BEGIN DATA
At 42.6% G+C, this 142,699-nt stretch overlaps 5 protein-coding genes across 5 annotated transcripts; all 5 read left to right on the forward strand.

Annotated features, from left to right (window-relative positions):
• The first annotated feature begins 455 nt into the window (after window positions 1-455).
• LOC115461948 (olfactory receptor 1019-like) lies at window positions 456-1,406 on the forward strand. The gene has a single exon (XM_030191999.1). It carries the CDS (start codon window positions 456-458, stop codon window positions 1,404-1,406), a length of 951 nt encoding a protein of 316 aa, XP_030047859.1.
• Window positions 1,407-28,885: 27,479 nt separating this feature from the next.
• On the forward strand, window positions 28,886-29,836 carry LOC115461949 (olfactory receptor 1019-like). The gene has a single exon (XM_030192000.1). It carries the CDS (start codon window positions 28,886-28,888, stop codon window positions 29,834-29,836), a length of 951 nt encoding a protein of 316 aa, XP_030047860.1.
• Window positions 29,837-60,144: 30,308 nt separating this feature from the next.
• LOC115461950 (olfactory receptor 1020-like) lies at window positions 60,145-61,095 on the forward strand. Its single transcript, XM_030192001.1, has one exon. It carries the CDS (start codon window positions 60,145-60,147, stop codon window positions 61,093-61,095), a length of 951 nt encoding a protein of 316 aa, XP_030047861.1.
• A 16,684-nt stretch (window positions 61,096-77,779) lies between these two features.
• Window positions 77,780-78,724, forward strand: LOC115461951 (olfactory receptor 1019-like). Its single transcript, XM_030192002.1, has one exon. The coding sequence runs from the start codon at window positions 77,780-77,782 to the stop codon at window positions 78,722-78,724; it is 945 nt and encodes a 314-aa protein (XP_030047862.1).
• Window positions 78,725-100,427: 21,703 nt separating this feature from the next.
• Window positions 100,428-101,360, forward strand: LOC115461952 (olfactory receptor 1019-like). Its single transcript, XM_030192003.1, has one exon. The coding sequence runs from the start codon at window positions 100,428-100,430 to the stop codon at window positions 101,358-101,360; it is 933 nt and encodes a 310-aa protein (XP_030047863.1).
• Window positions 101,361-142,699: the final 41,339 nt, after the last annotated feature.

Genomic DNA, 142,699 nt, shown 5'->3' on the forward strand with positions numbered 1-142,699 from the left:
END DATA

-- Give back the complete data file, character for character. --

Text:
At 42.6% G+C, this 142,699-nt stretch overlaps 5 protein-coding genes across 5 annotated transcripts; all 5 read left to right on the forward strand.

Annotated features, from left to right (window-relative positions):
• The first annotated feature begins 455 nt into the window (after window positions 1-455).
• LOC115461948 (olfactory receptor 1019-like) lies at window positions 456-1,406 on the forward strand. The gene has a single exon (XM_030191999.1). It carries the CDS (start codon window positions 456-458, stop codon window positions 1,404-1,406), a length of 951 nt encoding a protein of 316 aa, XP_030047859.1.
• Window positions 1,407-28,885: 27,479 nt separating this feature from the next.
• On the forward strand, window positions 28,886-29,836 carry LOC115461949 (olfactory receptor 1019-like). The gene has a single exon (XM_030192000.1). It carries the CDS (start codon window positions 28,886-28,888, stop codon window positions 29,834-29,836), a length of 951 nt encoding a protein of 316 aa, XP_030047860.1.
• Window positions 29,837-60,144: 30,308 nt separating this feature from the next.
• LOC115461950 (olfactory receptor 1020-like) lies at window positions 60,145-61,095 on the forward strand. Its single transcript, XM_030192001.1, has one exon. It carries the CDS (start codon window positions 60,145-60,147, stop codon window positions 61,093-61,095), a length of 951 nt encoding a protein of 316 aa, XP_030047861.1.
• A 16,684-nt stretch (window positions 61,096-77,779) lies between these two features.
• Window positions 77,780-78,724, forward strand: LOC115461951 (olfactory receptor 1019-like). Its single transcript, XM_030192002.1, has one exon. The coding sequence runs from the start codon at window positions 77,780-77,782 to the stop codon at window positions 78,722-78,724; it is 945 nt and encodes a 314-aa protein (XP_030047862.1).
• Window positions 78,725-100,427: 21,703 nt separating this feature from the next.
• Window positions 100,428-101,360, forward strand: LOC115461952 (olfactory receptor 1019-like). Its single transcript, XM_030192003.1, has one exon. The coding sequence runs from the start codon at window positions 100,428-100,430 to the stop codon at window positions 101,358-101,360; it is 933 nt and encodes a 310-aa protein (XP_030047863.1).
• Window positions 101,361-142,699: the final 41,339 nt, after the last annotated feature.

Genomic DNA, 142,699 nt, shown 5'->3' on the forward strand with positions numbered 1-142,699 from the left: